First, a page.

Vocab

Accelerometer. A tiny 3-axis device that monitors the iPhone’s position in it’s envorinment. Basically it can tell which way it is being held or rotated. You can buy one here for $9.93 USD.


Activation. 1. The process that allows you to move beyond any of the various screens that instruct you to connect your device to iTunes before it can be used. On the iPhone, you can only make emergency calls until your iPhone is activated. 2. Out the box, the iPhone doesn’t do much except look pretty and make emergency calls. Activation gives access to normal operation. Typically this is accomplished using iTunes, by obediently signing up for service with official carrier AT&T. But if the world comprised of only obedient people, we wouldn’t be here today. With buggered-up iPhones.
Baseband. The part of an iPhone’s memory that provides the firmware for the phone’s radio modem chip.

Bricking, Brick. 1. To render an iPhone or iPod touch inoperable. The 1.1.1 firmware update turned many iPhones into iBricks. Users could not reactivate their iPhone to get past their “Please connect to iTunes” screens. Although the phones could still be used for emergency calls, users were locked out from all normal iPhone operations. 2. Traditionally, “bricked” hardware is that which becomes permanently inoperable, especially due to a failed firmware update or attempt at modification. With an iBrick, however, the term is somewhat broader — many bricked iPhones still fire up, but are effectively unusable for one reason or another. The good news is that they may be recovered without messing with hardware. The bad news is that you still can’t call mom until someone figures out how.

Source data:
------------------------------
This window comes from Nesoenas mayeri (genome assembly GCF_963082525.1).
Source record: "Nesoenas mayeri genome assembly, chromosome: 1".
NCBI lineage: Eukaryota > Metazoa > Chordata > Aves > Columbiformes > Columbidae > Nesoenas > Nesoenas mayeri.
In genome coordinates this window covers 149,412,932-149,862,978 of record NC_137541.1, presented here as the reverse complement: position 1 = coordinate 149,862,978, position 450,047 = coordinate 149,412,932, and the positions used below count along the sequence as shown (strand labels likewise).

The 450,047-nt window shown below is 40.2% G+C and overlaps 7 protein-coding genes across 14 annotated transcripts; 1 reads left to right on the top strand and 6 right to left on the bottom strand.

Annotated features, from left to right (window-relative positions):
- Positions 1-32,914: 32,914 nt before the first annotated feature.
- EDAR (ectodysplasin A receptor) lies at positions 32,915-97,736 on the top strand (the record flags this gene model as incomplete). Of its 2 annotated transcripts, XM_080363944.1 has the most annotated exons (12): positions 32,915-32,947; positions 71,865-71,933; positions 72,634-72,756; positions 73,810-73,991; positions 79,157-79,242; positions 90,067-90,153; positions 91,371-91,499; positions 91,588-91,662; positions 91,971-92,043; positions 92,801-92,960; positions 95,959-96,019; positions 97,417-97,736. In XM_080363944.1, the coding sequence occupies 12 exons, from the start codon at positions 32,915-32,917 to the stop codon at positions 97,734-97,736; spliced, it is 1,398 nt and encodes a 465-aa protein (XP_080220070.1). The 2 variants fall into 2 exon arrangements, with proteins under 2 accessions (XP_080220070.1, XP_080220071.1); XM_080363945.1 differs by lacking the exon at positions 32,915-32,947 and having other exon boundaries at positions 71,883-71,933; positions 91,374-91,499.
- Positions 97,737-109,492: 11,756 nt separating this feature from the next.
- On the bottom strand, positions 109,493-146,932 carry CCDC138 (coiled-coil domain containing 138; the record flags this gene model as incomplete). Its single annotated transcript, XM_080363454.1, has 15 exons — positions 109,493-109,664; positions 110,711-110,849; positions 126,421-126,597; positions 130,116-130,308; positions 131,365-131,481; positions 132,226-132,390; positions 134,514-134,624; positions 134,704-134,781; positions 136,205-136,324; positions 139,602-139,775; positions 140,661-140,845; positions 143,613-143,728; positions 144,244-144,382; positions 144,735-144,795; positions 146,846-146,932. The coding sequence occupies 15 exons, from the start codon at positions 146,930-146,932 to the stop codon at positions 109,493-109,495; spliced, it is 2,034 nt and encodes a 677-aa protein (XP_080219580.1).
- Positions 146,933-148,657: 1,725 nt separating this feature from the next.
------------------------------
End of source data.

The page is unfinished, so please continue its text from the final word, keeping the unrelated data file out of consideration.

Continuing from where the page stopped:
DevWiki. The developer wiki for iPhone is hosted at iPhone.fiveforty.net. Many developer projects first appear here and the site contains a wealth of iPhone and iPod touch related information. The iPod touch Developer Wiki contains many of the most important recent developments regarding the touch. The phrase DevWiki may refer to either of these two sites.

/etc/fstab. The file on your iPhone or iPod touch that states whether your file system allows read-write access.

emulator. A program that allows a computer or modern console to emulate a video game console.

File system. The way your iPhone or iPod touch uses its memory to store data and applications. The iPhone and iPod touch use two “disks”: a smaller private file system that contains the operating system and a larger public one that contains your media (songs, videos, etc), preferences, and data.

Firmware. the iPhone’s built-in programming, embedded into memory set aside for this purpose. Apple releases periodic updates to this code, and it’s a combination of earlier unauthorized modifications and official update number 1.1.1 that led to the current “iBrick” situation. To hardware grognards, the dangers of injudicious firmware fiddling are well-known but Apple’s made the process of updating simple and straightforward — at least for those who toe the line.

GSM. Global System for Mobile Communications, a popular mobile phone standard used by the iPhone.